EFFECT OF CLIMATE CHANGE ON FLORA AND FAUNA OF YALA AND BUNDALA NATIONAL PARKS IN SOUTHERN SRI LANKA

S.P. SAMARAKOON

Abstract


An attempt was made in 2003 to identify the climate variability and its effects on flora and fauna in Hambantota.  The objectives of the study were (1) to extract the patterns of climate variability, (2) to construct a “Climate Trend Diagram (CTD)” and (3) to study the effect of climate change on flora and fauna.

Rainfall and temperature data (1869 - 2002) were collected from Colombo Meteorological Department and analyzed using Statistical Packages to find the cycles of relatively similar patterns and trend lines for each cycle. Information on flora and fauna were collected from desk-top studies, and field visits.

The mean annual rainfall and temperature at Hambantota were 1022.4 mm, and 27.10C respectively. Generally, the rainfall was declining and temperature was increasing since 1970s.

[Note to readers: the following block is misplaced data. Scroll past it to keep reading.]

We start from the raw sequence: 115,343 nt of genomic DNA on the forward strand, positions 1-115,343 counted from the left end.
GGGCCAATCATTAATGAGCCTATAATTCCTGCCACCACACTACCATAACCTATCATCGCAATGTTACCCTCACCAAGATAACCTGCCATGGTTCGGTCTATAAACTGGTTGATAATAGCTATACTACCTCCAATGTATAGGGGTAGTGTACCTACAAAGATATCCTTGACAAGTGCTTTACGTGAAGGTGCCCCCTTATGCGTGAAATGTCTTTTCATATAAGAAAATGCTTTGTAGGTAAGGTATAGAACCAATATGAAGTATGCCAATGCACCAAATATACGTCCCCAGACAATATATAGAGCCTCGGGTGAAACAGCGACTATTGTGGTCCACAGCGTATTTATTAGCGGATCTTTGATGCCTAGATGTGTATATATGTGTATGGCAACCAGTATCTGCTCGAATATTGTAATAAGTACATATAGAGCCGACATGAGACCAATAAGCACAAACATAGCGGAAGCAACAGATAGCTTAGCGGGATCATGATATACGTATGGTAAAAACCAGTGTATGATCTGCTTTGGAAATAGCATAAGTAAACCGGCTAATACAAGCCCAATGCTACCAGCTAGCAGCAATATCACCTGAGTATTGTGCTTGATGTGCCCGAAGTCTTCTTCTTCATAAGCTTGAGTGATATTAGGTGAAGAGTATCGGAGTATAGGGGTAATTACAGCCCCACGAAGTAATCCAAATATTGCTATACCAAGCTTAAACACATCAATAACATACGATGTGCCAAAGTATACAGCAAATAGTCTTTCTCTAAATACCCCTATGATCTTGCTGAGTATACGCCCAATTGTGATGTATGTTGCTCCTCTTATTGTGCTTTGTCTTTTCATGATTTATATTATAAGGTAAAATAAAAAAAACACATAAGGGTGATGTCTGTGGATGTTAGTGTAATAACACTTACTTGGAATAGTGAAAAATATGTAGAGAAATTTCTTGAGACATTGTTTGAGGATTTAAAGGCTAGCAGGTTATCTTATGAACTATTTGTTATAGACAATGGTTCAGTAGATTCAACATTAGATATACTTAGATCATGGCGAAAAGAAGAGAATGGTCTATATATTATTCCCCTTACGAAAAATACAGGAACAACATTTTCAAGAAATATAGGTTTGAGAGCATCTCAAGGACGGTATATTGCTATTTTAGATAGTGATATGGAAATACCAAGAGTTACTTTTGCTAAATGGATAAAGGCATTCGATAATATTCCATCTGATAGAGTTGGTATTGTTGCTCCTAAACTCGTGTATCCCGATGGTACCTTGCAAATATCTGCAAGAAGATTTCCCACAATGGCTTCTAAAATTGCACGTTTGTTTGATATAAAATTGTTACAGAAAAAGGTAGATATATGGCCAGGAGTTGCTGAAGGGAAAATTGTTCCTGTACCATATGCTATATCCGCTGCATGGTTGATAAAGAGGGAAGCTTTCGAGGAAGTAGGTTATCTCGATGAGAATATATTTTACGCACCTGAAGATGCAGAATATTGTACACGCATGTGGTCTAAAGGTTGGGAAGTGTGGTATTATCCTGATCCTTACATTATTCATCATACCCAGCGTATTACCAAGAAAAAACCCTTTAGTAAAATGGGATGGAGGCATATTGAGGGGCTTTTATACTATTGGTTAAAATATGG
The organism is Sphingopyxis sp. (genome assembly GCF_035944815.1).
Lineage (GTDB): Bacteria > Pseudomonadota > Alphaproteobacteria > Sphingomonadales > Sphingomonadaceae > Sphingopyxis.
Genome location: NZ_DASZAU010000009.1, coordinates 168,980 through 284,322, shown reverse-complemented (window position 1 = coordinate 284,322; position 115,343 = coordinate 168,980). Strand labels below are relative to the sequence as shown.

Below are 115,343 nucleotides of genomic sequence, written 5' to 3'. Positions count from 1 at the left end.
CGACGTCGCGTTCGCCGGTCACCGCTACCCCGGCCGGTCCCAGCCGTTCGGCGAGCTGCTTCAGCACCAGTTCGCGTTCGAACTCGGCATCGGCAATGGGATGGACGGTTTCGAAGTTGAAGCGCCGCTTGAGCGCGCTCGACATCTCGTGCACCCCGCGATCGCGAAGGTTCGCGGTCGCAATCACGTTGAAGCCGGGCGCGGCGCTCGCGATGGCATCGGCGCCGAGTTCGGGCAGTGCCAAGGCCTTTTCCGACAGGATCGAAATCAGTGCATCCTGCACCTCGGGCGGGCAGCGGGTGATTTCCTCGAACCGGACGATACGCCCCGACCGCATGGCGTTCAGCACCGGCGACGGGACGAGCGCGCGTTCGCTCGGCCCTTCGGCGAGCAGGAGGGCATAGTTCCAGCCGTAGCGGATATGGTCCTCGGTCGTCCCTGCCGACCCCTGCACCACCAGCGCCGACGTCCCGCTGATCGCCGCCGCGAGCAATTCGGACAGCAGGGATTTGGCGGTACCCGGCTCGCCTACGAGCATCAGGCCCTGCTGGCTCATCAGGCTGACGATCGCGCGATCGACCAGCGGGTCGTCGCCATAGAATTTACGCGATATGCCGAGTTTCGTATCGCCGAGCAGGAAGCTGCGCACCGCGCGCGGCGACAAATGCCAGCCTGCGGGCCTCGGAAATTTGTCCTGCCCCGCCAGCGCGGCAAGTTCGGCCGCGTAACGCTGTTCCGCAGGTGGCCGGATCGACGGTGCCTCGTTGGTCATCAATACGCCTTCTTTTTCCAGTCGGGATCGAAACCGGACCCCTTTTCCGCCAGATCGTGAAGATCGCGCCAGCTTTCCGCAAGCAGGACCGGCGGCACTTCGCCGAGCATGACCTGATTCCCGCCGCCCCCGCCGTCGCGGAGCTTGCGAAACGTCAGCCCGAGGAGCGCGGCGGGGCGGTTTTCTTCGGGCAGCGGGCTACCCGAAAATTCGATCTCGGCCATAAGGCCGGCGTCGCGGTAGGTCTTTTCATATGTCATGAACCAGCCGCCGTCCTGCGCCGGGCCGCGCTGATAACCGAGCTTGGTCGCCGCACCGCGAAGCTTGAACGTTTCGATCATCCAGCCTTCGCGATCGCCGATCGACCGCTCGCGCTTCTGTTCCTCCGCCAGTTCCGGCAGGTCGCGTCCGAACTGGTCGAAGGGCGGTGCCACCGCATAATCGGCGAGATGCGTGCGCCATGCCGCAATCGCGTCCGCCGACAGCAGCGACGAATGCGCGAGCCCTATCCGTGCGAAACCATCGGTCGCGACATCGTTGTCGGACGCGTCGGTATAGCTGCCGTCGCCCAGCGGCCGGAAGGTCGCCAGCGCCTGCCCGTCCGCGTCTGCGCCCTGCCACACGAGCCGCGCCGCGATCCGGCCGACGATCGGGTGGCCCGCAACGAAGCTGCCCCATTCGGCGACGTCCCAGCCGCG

November showed the highest rainfall of 183.1 mm and the driest months were February, July, and August. The actual rainfall and the mean temperature showed patterns of climatic cycles of 16- years and 6-years respectively. Since 1970s, the CTD showed that the mean annual temperature has been increasing and the rainfall decreasing.

Presumably, the prolonged drought has decreased ground water and increased scrub species. Plants and animals, which have relatively higher demand for water, were the most threatened species. The long-term effects of climate change were reflected by forest die-back, and spread of woody weeds in Bundala and Yala National Parks.


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